On World Mental Health Day


Everyone has bad moments, bad days, bad times. Some people feel they are having a bad life.

We can’t easily see when someone’s heart is bleeding; we can’t bandage mental wounds and we can’t put broken spirits in splints.

But mental health problems can be as serious as physical ones and you can no more lift the black clouds of depression by bucking up, thinking positive or following any of the other well-intentioned exhortations than you can heal a physical injury or illness that way.

This is Mental Health Awareness week   and this year’s theme is:  Let nature in, strengthen your wellbeing – Mā te taiao kia whakapakari tōu oranga!

If you or someone you know needs help The Mental Health Foundation has a list of helplines, websites and other resources here and  Farmstrong has a list of places to go for help here.

For less serious issues there’s always Leunig:


What are you doing? I’m using my device. What is your device? My device is the sky. Does your device have many applications? Yes. It has sun, moon, clouds and birds. ANd do you have to recharge your device very often? I don’t ever have to recharge my device, It recharges me.

And Twitter:



Tuesday’s answers


Monday’s questions were:

1. Who said: “There are no conditions of life to which a man cannot get accustomed if he sees them accepted by everyone about him”?

2. What’s a gillie (sometimes written as ghillie)?

3. Which is Italy’s biggest lake?

4. Which sheep breed resulted from crossing Cheviots and Romneys?

5. Who wrote The Curly Pyjama Letters?

Gravedodger got 4 out of 5 with a bonus for knowing Como is Italy’s deepest lake; Ray got 3 right and gets 1/2 a point for being on the  right track with the answer to number 3 and Kismet scored 3.

The answers follow the break.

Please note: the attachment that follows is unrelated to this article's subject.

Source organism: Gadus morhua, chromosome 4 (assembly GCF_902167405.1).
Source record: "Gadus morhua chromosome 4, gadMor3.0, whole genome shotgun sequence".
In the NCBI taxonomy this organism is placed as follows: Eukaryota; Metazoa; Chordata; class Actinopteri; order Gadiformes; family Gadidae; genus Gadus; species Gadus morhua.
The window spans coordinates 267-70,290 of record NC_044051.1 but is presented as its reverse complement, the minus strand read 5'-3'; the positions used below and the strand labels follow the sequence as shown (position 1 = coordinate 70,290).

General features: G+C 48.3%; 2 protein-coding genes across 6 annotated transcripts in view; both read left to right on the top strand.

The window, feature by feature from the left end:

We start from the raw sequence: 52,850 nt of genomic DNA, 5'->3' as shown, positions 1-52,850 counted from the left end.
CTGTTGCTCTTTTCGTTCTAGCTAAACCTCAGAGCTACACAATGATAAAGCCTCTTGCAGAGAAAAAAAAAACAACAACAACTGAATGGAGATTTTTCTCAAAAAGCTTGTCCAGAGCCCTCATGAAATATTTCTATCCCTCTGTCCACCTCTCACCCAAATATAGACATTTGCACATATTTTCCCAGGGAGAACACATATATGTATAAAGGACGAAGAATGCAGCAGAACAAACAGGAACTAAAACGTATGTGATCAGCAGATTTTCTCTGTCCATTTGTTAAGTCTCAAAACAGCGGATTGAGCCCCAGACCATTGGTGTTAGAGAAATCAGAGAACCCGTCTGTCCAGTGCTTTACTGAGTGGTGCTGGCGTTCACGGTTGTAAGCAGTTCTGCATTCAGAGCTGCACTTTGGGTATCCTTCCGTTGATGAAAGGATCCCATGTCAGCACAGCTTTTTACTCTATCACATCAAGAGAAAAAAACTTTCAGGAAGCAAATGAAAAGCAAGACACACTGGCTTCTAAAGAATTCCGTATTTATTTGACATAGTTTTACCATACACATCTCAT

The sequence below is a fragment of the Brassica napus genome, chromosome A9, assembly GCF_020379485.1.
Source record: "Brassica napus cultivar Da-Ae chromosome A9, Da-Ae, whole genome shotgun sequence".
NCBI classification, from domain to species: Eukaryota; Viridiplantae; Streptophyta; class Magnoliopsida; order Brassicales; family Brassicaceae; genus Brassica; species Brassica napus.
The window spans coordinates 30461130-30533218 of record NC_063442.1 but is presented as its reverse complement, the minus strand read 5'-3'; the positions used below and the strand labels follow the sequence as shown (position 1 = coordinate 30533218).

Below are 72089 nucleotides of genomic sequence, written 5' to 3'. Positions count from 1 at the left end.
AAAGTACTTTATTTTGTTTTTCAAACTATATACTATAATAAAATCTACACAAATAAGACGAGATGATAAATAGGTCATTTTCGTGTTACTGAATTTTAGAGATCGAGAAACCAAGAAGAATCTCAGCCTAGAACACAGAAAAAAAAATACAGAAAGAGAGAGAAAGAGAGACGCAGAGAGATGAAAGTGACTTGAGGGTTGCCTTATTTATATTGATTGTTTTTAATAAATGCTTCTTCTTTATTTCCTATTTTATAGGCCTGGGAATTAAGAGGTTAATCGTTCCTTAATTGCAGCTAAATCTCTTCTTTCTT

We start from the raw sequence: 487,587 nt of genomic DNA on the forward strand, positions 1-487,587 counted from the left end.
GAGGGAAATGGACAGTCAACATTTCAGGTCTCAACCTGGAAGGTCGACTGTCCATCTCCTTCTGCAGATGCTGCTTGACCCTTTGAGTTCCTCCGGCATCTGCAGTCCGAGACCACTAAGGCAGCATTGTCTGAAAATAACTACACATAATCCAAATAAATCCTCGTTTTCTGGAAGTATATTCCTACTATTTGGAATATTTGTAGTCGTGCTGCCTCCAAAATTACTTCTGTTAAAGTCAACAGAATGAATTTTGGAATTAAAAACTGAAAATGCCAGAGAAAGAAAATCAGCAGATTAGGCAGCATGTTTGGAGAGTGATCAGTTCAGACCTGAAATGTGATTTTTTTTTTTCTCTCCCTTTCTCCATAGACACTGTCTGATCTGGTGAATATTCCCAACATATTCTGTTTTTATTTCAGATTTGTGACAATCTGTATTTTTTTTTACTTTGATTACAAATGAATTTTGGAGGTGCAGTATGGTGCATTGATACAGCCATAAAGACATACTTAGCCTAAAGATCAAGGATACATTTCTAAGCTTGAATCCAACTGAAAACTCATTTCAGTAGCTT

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April is poetry month – I don’t know who decided that, but I read it somewhere  on the internet (exactly where I can’t remember). But I read it there so it must be so and because it’s so I’ve posted a poem a day as my contribution to the celebration of what my OED says is the elevated expression of elevated thought or feeling in metrical form.

I’m not sure if all the 29 poems I’ve selected so far have expressed elevated thoughts in an elevated manner and I’m not sure if today’s choice does that either. But both content and form appealed to me and since it’s called Literature it seemed an appropriate way to mark the final day of poetry month.

Literature by Michael Leunig is from Poems 1992 – 2002,  published by Viking.



The pen is mightier than the sword

And mightier than the literary award;

Without the pen we’d be unable

To leave those notes on the kitchen table:

Nothing lovelier ever penned

With three small crosses at the end,

Made for no one else to see,

The literature of you and me.


   – Michael Leunig –

The Awfulisers


Today’s contribution to poetry month is Michael Leunig’s The Awfulisers  from  Poems 1972 – 2002,  published by Viking.

     The Awfulisers


Every night and every day

The awfulisers work away,

Awfulising public places,

Favourite things and little graces;

Awfulising lovely treasures,

Common joys and simple pleasures;

Awfulising far and near